Thursday, December 22, 2011

The Holidays

Christmas is definitely more toned down in Beijing, but we refuse to let that stop us from celebrating our brains out.

Exhibit A

Recently, Emily decided it would only be appropriate to get her nails painted Christmas inspired colours. After much deliberation on sparkles/non sparkles, she settled on alternating red and green nails. At the last minute she enthusiastically chose to throw in one more colour; white on her middle finger.

pinky - red
ring finger - green
middle finger - white
pointer finger- red
thumb - green

She was very pleased with her 60 kuai ($ 10 CAD) manicure and scurried off to have dinner. Amidst a sea of drinks and rice, Chris, a dear friend and avid sports fan chuckled and said, "Emily, why did you paint your nails the Italian Flag?"


Merry Christmas Emily. Ciao.

Saturday, October 22, 2011

Lemn Sissay

Recently I went to see UK poet and playwright Lemn Sissay. I heard about the event from a professor and after seeing a clip of him, knew that I had to go. Although I missed the beginning of the lecture where he did excerpts from his play, I caught him perform poetry from his books and was awestricken.

I think spoken word poetry is a tricky thing, sometimes when done poorly, it can be mega-cheesy. Unless there is real truth in the poet's story--their poem, no amount of rhythm, rhyme, emphasis or dramatic pauses can connect you to them. But Mr. Lemn Sissay captivates you the second he opens his mouth. Anyways, I'll quit describing it and let you see for yourself:

A little bit of history if you are interested:
Lemn's mother was studying in England when he was born, so she decided to temporarily give him to a foster family. His name was illegally changed to Norman by the social worker assigned to him (who named Lemn after himself) and was placed in foster care with a white family in North West England for 11 years. During this time his mother fought to find Lemn but he had disappeared within the welfare system. Believing that Lemn was evil, his foster parents sent him to a government foster home where he was --once again-- the only African American there, describing the stay as, "prison-like." At 18, he was released and given letters from his mother along with a birth certificate where he discovered his real name: Lemn Sissay (Lemn, ironically meaning, "Why"). He spent his adult life searching for his mother and publishing his poetry-- his first book at age 21 landed him a page in The Guardian that read, “Lemn Sissay has success written all over his forehead.” He eventually found her and discovered he was the product of a rape incident. Here is a post from his blog that gives a little insight to his current family situation: Small talk in the Big Apple.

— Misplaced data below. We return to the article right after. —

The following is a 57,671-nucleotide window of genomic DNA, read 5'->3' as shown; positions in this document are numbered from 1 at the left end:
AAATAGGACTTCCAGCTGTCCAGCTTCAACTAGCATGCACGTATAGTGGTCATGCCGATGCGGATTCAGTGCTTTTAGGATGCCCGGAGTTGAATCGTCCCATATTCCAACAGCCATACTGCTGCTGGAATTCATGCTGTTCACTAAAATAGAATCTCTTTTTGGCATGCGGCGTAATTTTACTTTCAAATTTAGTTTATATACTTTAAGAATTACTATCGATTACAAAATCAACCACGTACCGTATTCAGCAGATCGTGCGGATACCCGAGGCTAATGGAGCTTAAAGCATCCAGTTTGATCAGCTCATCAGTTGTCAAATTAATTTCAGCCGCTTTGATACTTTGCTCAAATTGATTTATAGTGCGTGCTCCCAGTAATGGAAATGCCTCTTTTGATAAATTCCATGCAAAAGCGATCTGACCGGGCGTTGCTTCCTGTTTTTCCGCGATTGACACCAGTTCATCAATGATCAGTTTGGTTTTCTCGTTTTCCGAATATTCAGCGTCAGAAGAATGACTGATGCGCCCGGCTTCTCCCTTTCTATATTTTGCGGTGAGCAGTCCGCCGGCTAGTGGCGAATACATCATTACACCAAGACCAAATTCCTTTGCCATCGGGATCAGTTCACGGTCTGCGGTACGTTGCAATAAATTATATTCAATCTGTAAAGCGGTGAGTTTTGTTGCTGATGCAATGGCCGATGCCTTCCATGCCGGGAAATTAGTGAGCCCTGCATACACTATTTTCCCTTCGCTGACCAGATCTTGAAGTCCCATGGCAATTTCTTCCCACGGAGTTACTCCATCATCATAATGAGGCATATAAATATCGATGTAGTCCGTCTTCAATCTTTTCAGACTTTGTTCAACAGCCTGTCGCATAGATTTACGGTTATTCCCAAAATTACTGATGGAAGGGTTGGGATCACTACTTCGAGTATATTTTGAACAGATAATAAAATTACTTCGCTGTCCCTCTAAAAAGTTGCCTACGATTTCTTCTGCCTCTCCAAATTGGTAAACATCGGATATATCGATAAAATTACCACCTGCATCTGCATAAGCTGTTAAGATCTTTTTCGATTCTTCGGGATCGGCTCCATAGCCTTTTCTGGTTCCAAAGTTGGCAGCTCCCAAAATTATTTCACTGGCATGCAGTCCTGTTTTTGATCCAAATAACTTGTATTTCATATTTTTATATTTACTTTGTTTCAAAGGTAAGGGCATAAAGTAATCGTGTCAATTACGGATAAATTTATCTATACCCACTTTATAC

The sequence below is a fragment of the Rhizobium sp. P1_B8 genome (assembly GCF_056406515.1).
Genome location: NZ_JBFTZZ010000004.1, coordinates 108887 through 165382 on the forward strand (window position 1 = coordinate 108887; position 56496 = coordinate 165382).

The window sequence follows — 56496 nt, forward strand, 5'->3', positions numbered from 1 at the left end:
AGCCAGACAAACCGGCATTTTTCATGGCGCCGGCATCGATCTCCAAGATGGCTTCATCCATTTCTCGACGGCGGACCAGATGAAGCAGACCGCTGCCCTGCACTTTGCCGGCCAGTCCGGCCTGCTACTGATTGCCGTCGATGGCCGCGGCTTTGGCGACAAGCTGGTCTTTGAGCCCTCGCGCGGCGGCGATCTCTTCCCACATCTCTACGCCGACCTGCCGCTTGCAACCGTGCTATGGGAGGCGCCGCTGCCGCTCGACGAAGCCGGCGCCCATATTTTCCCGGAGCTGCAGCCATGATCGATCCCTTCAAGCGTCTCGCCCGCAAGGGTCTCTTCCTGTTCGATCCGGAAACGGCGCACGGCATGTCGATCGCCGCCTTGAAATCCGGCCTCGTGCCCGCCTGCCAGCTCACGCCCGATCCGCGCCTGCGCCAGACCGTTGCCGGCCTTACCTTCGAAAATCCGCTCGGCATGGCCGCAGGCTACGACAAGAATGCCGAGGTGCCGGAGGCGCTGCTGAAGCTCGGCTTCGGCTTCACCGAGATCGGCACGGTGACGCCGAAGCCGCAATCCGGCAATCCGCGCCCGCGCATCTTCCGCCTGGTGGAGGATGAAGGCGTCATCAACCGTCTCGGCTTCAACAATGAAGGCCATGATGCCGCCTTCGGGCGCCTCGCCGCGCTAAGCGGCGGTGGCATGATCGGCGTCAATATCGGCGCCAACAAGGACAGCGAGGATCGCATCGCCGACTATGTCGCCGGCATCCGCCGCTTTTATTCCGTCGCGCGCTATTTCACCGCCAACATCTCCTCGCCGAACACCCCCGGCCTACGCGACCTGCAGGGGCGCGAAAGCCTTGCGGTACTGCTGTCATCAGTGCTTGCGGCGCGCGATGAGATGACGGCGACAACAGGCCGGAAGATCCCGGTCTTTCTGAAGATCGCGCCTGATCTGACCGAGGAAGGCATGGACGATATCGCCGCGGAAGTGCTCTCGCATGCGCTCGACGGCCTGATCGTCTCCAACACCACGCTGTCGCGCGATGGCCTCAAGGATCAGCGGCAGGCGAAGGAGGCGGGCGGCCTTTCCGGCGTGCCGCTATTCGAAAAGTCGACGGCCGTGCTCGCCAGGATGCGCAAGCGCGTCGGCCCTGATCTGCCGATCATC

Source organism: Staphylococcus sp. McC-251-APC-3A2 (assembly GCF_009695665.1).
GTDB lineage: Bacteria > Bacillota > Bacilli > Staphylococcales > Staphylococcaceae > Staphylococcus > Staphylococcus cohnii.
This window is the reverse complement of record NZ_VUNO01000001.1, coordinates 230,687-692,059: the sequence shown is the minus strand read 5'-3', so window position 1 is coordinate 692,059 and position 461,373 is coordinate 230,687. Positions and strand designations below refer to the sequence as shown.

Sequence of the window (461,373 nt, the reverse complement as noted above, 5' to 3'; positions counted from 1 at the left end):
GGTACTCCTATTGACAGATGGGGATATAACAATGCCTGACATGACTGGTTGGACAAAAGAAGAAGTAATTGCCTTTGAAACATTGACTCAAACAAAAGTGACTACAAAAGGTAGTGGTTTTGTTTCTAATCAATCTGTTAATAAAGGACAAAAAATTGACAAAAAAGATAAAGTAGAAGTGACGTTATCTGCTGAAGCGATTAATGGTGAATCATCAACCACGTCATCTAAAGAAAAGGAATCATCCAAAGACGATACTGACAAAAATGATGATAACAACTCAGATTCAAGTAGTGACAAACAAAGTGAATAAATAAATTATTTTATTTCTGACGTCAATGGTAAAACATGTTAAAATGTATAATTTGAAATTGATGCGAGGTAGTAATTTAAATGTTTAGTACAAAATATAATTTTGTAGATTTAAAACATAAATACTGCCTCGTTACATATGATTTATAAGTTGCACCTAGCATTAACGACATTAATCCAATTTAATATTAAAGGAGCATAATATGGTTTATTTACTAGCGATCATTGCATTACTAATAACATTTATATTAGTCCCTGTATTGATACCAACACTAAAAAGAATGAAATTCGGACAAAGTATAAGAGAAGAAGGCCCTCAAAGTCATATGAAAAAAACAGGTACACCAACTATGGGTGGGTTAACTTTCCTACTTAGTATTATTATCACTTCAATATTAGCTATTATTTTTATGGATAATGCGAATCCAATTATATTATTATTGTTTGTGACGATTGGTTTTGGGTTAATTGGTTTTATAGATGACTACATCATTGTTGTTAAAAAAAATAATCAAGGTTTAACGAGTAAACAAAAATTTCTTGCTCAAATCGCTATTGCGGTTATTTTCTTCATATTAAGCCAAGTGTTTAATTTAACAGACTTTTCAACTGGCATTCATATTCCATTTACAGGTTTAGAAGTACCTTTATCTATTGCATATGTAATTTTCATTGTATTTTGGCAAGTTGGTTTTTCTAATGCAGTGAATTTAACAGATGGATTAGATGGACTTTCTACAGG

I hope you enjoy his poems.

Click the audio pic to hear another:

Tuesday, October 18, 2011

As a bystander in East Africa

I was in utter shock at the state of living, as one might expect when traveling to parts of Africa. I was in Kampala, Uganda first with my family, visiting the places my father grew up until he and many others were kicked out under the inhumane rulings of Idi Amin. But that is another story all together. Driving out of Kampala and into Jinja, I saw shacks made of aluminum scrap, wooden frames with weathered black garbage bags on the verge of complete disintegration shielding the sun and an odd rainfall.

I don’t know why you might be interested in reading this because experiences such as these only have a true impact if you see them first hand. But this story does have a point; it’s not just a heavily descriptive account of my travels.

In Kenya, Nairobi, I drove through one of the smallest of 9 slums and was scared to death. It was by no means “small” and if that was small I couldn’t fathom what the other ones looked like. On my right were tiny passages through stacked and dishevelled homes, and on my left were war lords. It functioned as separate city unto its own, separate from the other side of Nairobi where the Embassies and rich people lived in lush vegetation.

Sure we all learn, it’s a process, its educating and empowering women, the climate can be volatile and the level of poverty is extremely overwhelming. I get that, of course I get that. So what the HECK, why don’t the people rise up and demand change? There's hardly any middle class, its rich and poor. Its a frustrating thing to see when you know that with governmental changes, this country and others could start to thrive. That is, minus corruption and minus bribes.